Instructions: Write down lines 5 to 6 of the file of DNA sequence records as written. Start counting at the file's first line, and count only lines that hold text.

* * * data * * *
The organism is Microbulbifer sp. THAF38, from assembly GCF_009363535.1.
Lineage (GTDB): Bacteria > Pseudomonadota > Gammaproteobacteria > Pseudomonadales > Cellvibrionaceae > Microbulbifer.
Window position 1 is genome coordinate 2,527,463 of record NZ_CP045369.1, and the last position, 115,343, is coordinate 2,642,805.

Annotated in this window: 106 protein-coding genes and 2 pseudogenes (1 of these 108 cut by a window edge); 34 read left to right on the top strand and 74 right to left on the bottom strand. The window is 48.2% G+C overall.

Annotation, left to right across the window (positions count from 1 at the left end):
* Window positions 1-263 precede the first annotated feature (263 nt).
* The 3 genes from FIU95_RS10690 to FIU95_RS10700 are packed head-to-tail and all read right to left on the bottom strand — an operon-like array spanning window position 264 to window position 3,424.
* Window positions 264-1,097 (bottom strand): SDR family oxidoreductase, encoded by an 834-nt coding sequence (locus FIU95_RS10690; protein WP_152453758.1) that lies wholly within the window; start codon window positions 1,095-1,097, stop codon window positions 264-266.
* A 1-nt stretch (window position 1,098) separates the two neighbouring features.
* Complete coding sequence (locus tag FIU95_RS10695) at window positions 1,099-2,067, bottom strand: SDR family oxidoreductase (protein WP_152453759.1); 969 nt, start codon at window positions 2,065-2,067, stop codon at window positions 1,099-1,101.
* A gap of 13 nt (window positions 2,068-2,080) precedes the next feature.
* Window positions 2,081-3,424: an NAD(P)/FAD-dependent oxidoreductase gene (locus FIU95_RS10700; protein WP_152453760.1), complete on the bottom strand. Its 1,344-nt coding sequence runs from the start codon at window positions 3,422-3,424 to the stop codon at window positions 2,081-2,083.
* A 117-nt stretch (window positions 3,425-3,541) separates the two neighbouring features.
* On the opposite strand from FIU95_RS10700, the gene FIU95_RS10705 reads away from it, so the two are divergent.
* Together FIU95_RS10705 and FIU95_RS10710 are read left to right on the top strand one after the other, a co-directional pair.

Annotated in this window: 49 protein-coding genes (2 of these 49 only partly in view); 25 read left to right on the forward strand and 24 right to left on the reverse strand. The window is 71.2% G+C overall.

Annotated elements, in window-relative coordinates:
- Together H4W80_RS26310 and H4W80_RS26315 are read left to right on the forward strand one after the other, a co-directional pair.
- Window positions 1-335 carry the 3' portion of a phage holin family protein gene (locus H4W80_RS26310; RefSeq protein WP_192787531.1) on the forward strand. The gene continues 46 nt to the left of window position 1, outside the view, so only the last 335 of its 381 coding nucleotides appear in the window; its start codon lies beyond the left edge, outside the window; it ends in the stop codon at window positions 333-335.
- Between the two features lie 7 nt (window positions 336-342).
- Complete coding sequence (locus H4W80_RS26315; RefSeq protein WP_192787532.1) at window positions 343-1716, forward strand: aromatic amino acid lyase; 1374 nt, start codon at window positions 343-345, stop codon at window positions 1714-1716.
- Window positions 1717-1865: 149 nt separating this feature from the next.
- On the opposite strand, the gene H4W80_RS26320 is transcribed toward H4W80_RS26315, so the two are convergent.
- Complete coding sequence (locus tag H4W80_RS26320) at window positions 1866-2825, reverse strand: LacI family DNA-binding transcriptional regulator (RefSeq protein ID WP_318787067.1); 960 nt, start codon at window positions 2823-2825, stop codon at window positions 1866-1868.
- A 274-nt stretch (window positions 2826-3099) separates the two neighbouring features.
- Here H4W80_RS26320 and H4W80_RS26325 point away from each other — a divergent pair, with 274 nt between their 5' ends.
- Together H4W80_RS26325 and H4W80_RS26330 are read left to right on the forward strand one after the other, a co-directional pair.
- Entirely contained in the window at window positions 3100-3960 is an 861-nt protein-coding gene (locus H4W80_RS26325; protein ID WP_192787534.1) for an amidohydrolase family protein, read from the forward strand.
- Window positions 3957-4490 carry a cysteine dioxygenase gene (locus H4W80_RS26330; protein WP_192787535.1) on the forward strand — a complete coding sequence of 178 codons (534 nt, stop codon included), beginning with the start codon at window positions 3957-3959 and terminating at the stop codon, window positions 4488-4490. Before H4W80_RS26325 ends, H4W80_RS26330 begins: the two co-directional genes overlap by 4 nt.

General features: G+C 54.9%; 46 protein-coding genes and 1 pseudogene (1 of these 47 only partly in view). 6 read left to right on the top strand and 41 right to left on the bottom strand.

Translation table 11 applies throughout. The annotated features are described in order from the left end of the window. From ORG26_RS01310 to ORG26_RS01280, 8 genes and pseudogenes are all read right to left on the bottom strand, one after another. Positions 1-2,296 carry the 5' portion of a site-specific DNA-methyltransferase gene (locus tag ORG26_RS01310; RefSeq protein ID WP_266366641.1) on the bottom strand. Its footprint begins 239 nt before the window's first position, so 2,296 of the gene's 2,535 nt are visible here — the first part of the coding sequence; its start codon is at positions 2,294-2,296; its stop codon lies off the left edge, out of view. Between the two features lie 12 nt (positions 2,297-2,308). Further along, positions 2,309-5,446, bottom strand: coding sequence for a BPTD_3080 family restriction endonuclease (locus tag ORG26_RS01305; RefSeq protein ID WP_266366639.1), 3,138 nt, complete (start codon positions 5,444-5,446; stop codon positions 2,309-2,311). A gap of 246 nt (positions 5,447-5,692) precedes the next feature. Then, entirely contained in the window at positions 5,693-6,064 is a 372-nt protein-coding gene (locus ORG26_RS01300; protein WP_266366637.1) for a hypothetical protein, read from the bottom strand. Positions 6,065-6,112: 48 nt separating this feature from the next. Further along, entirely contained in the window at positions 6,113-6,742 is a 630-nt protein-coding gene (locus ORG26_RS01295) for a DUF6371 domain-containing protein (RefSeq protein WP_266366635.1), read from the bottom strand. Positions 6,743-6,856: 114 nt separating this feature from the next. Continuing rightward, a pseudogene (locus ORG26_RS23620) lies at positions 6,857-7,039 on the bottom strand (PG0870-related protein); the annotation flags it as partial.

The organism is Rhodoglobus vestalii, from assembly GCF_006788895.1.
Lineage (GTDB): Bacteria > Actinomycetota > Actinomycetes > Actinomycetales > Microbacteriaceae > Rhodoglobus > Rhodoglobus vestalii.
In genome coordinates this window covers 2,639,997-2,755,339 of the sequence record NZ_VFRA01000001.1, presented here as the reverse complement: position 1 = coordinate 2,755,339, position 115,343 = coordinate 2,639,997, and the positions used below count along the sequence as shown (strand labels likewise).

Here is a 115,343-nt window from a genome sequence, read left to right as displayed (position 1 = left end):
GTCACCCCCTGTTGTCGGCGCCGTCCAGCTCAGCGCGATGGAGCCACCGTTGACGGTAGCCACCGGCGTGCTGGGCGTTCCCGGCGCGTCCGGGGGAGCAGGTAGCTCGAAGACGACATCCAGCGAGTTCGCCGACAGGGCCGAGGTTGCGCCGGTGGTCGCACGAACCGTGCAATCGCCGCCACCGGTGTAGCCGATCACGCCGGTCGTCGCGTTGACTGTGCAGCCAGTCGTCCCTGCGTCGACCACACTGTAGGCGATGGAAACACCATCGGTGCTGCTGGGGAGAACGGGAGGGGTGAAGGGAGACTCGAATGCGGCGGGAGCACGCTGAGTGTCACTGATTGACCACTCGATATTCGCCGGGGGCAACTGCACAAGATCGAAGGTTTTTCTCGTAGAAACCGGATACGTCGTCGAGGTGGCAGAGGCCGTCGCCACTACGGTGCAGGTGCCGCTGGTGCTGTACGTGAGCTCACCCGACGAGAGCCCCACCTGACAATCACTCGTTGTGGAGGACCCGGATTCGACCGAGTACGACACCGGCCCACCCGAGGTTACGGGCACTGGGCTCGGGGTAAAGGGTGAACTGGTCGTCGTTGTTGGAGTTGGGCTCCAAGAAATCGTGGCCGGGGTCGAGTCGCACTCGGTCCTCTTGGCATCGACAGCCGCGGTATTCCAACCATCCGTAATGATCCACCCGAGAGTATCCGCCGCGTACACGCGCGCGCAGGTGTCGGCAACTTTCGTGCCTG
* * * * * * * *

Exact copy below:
Annotation, left to right across the window (positions count from 1 at the left end):
* Window positions 1-263 precede the first annotated feature (263 nt).